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Freezing Fall Vegetables
To freeze as a plain vegetable, blanch in boiling water. Start counting blanching time when the water returns to a boil after the vegetable is added. Let’s Preserve Freezing Vegetables has specific blanching times for vegetables
Use these guidelines for success in freezing fall vegetables.
- Blanch vegetables to stop the action of enzymes.
- Cool the vegetable completely to remove all heat from the product before it is placed in the freezer. Cool the blanched product in ice water or cold water, changing the water as necessary to remove all residual heat.
- Drain completely to remove moisture that can form ice crystals that break down cell walls and cause pieces of product to stick together.
- Vegetables may be frozen in a single layer on a tray before being packaged if desired. Tray freezing prevents individual pieces from sticking together and will cook more quickly than vegetables frozen in mass.
- Adjust headspace according to the product. Broccoli, Brussels sprouts, and cauliflower do not need any headspace. Allow ½ inch headspace for cabbage, carrots, kohlrabi, and turnips.
- Check that the freezer is at 0°F or lower for best keeping quality.
Canning Fall Vegetables
Unless pickled, fall vegetables must be pressured canned. Directions for canning common root vegetables are found in Let’s Preserve Root Vegetables .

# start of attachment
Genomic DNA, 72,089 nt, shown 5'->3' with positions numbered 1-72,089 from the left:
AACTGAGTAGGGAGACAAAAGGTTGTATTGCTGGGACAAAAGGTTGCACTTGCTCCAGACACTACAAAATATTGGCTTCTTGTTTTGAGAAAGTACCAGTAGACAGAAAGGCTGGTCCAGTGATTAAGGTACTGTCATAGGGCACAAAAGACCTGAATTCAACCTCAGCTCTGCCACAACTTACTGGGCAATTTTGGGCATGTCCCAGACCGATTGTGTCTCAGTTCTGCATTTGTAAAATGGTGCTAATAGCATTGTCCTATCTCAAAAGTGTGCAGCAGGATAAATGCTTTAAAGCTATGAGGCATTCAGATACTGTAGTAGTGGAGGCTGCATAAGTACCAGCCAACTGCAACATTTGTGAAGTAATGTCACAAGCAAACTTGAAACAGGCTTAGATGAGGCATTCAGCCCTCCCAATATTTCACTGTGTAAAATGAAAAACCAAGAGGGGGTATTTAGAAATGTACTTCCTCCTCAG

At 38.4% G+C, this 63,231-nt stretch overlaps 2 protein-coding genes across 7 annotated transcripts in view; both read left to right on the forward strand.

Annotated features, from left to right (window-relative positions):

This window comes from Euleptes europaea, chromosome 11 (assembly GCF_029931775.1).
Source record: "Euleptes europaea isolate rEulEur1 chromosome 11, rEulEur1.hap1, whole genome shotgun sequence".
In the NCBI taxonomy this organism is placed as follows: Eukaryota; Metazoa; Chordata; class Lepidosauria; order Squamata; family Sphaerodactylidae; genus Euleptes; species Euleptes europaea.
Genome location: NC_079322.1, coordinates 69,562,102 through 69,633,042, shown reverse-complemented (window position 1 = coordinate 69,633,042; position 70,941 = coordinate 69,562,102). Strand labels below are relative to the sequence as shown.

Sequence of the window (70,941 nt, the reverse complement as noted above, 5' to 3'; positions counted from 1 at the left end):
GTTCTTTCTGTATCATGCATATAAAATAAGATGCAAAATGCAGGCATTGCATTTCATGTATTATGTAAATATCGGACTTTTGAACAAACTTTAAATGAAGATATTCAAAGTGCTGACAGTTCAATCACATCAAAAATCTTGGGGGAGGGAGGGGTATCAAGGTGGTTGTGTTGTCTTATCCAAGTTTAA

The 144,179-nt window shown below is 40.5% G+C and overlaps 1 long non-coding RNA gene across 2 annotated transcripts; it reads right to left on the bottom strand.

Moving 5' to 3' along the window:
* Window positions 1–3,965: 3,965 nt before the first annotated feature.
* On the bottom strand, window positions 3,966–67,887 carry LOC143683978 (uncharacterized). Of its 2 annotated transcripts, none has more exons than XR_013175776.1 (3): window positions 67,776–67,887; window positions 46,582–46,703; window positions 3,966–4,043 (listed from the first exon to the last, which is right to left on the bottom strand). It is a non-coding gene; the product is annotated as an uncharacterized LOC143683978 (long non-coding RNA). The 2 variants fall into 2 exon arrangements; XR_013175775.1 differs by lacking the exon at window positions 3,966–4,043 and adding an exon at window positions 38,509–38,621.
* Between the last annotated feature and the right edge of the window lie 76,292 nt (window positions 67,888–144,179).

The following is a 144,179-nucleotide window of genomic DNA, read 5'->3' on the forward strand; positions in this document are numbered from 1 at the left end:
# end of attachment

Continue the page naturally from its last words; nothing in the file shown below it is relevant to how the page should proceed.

Broccoli, cauliflower, cabbage, kohlrabi, and Brussels sprouts are not suitable for pressure canning. However, shredded cabbage is an ingredient in several pickled products such as hot dog relish. Cauliflower, carrots, and Brussels sprouts are frequently pickled—sometimes by themselves and other times combined with other vegetables for an end of the garden relish. The large amount of vinegar in relishes and pickles allows these low acid foods to be processed safely in a boiling water bath. Remember - use a research based tested recipe for the best results.
Some older homes had a root cellar that preserved fall vegetables through the winter. If you have a cold damp area in your basement or garage, you can create a root cellar. You want the area as cold as you can get it without freezing. Bury carrots, parsnips, beets, turnips, rutabagas, and leeks in damp sand to keep them moist. You may be able to create these conditions by placing vegetables in buckets of sand on basement steps leading to the outside.
If you are interested in learning more about root cellars or building your own, University of Alaska Cooperative Extension’s publication Vegetable Storage in Root Cellars may be of help.